Young people do not pay attention to news because they do not see how it relates to them. Plus, it does not help with schoolwork.
"They tend to feel that it's boring or very heavy, and they don't find that it's important to them," said 16-year-old Lee Song Yang, who has just completed his studies at Geylang Methodist School (Secondary). "But I think it's important for the next generation to know what is happening."
Song Yang walks the walk, as a regular writer to The Straits Times' Voices of Youth about issues of the day. He and more than 20 young letter writers gathered yesterday for an evening of animated discussion about the news business as well as how to get young people interested in current affairs at the SPH News Centre in Toa Payoh.
Forum editor Liaw Wy-Cin suggested they ask their peers to read the Home section first, where they might find news stories most directly relevant to them.
Others wanted to know how the day's top stories are chosen, why certain Forum letters are picked over others, and if newspapers would endure in the face of online competition and social media.
NEWS IS IMPORTANT
They tend to feel that it's boring or very heavy, and they don't find that it's important to them. But I think it's important for the next generation to know what is happening.
LEE SONG YANG, 16, a regular writer The Straits Times' Youth Forum
In the first nine months of this year, The Straits Times received 24,000 letters, some 3,670 of which were eventually published.
In addition to the regular Forum pages, a dedicated space for younger readers to express their thoughts was started in April 2013.
Running every Wednesday, Voices of Youth is open to those aged 21 and below.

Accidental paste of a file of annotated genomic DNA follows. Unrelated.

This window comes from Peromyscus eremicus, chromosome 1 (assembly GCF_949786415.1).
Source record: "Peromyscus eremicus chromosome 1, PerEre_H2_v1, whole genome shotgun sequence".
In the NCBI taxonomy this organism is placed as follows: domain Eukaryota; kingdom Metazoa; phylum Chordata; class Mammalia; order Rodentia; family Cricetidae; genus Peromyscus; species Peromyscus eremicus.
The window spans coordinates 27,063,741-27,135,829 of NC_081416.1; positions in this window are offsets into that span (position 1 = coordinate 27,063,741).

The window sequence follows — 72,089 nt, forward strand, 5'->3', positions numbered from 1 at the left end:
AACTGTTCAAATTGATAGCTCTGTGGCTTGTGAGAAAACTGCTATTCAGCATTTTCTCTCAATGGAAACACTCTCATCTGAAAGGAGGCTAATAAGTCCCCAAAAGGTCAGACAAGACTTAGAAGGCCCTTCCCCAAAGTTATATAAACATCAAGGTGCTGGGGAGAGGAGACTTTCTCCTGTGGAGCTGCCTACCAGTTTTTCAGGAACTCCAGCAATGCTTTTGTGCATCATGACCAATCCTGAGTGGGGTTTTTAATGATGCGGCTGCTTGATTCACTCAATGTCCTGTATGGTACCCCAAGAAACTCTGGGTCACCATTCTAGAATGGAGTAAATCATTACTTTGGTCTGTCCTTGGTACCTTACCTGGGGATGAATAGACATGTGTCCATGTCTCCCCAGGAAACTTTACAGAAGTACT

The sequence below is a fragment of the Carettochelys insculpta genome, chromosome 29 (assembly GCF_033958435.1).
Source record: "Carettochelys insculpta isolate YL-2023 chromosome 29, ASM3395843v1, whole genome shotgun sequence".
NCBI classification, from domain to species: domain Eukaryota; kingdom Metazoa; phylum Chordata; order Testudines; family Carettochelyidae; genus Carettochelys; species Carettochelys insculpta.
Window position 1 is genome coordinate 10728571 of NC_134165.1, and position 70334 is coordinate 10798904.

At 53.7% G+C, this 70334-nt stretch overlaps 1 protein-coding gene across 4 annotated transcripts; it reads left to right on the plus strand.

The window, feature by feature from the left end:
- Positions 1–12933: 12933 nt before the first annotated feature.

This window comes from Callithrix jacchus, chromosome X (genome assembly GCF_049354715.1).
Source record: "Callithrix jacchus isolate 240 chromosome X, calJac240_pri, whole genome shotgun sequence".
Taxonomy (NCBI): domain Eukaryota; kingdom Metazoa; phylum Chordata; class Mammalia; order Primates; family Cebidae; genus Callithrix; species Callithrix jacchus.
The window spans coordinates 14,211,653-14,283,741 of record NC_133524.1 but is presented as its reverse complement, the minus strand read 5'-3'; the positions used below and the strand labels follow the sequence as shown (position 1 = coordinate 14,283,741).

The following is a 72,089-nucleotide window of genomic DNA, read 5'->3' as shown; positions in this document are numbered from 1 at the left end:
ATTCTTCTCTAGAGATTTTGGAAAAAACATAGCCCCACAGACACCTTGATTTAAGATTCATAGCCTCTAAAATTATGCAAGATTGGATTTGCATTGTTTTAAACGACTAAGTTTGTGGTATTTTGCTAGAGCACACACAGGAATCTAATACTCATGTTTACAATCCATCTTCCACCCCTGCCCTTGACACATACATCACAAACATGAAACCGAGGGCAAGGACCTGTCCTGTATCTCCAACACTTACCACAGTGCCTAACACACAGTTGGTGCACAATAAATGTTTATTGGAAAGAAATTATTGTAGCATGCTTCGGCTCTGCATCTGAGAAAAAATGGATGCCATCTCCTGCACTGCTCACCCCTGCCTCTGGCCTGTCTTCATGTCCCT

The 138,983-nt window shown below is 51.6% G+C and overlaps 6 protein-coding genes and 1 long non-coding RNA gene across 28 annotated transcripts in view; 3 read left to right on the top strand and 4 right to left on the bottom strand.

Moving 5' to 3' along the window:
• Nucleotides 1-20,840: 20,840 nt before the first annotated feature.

While the earliest letters resembled "school compositions" and dealt with topics students were most familiar with, such as school life and exams, said Ms Liaw, the quality has improved noticeably.
Students are also beginning to write in about issues such as freedom of speech or world affairs.
"Increasingly, we are seeing letters that respond to other issues, or to other writers," Ms Liaw added.
Some of the letter writers were accompanied by their parents. A similar dialogue for adult writers was held last Friday. It was attended by around 200 people.
Speaking on the future of the newspaper with the advent of online news portals and social media, Straits Times editor Warren Fernandez said he believed newspapers would be around for some time.
"Many people have predicted the demise of the newspaper, but it's been a long time in coming," he said. "But if you purely depend on one platform - on print - then you are in trouble."
He also spoke on how the paper's editors decide on the most important news for the next day, saying it is a matter of what will be of most interest to the paper's target audience. "There are days, like today, when there is so much happening," he said, referring to the global reaction to the attacks in Paris. "We go on the basis of what will have the most impact for our Singaporean readers."
Among last night's guests were sisters Elizabeth, Kate and Lauren Yeo. They started writing about student issues close to their hearts, but slowly broadened their scope.
"As you look around, you find that there are more and more things that interest you," said Elizabeth, who is 16 and the oldest of the three.